The Philippines is one of the most disaster prone countries in the region and the world. In 2012, the country recorded the highest number of fatality from natural disasters – predominantly from Typhoon Bopha – with 1,500 deaths, which account for 47% of all deaths in the region, and displaced nearly 1 million people. The 2009 Typhoon Ketsana caused $4.3 billion in damage with 90% of the losses was borne by poor households. These natural disasters exemplify how they disproportionately affect the poor and reverse the development gains achieved over a long period of time. With a projection of increasing intensity and/or frequency of such hydro-meteorological disasters and increasing weather variability, Climate change will impose additional strains on the lives and livelihoods of the country’s 25.6 million people who live below the national poverty line.
Future projection of climate change also points to an increasing variability and uncertainty in the amount, patterns, and timing of rainfall. This puts livelihoods of millions of farmers at risk and ultimately poses a significant risk in attaining food security of the country.
The project was designed to address two types of climate risks: Increasing variability in climate and climate change-induced natural disasters. In particular, weather index-based insurance (WIBI) which has been pilot tested on a small scale in the last 4 years will be expanded to at least 2,000 households. At the same time, the concept of Disaster Risk Management will be introduced, disseminated and strengthened at community level in the same locations where WIBI will be delivered in at least 30 barangays (covering approximately 85,000 individuals living in the barangays). It is believed that the provision of climate change adaptation options for two types of climate risks – increasing variability and intensifying/increasing extreme events – in a synchronized manner will increase the adaptive value of such options and reduces vulnerability of small-holder farmers.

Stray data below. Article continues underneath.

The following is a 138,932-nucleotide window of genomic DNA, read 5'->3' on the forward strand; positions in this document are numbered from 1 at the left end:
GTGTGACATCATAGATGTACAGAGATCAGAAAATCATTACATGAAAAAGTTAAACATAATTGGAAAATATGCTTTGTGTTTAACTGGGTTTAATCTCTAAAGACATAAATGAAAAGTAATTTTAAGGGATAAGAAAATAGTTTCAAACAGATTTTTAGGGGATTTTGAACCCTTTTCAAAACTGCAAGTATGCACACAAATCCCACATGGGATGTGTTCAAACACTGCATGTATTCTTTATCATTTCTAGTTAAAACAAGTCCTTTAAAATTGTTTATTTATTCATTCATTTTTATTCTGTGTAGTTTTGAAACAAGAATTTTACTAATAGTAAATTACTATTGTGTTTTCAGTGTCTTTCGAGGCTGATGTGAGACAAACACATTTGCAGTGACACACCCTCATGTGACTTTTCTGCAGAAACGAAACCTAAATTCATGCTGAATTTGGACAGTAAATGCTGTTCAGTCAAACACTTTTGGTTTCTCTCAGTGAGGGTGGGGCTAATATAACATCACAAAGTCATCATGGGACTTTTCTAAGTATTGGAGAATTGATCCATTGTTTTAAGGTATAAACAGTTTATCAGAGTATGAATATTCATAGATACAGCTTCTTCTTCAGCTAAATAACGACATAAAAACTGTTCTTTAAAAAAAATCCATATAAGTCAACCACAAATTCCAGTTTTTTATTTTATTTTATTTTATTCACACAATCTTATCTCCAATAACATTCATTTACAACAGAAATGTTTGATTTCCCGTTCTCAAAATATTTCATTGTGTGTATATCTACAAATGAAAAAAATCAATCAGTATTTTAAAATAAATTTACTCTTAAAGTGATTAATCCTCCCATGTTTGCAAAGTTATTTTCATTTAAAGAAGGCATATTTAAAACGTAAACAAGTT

The island of Mindanao has been chosen as the target sites for this project because of several considerations. First, Mindanao is considered the food basket of the Philippines and thus increasing vulnerability of farmers in Mindanao has a direct bearing on food security of the country. Second, the food production in Mindanao is characterized by small-scale operations and poverty is more prevalent than many other parts of the country, which make this region and region’s agriculture exceptionally vulnerable to future changes in climate. Lastly, working in Region 10 and 11 in Mindanao offers the opportunity to align closely with an ongoing UNDP baseline project.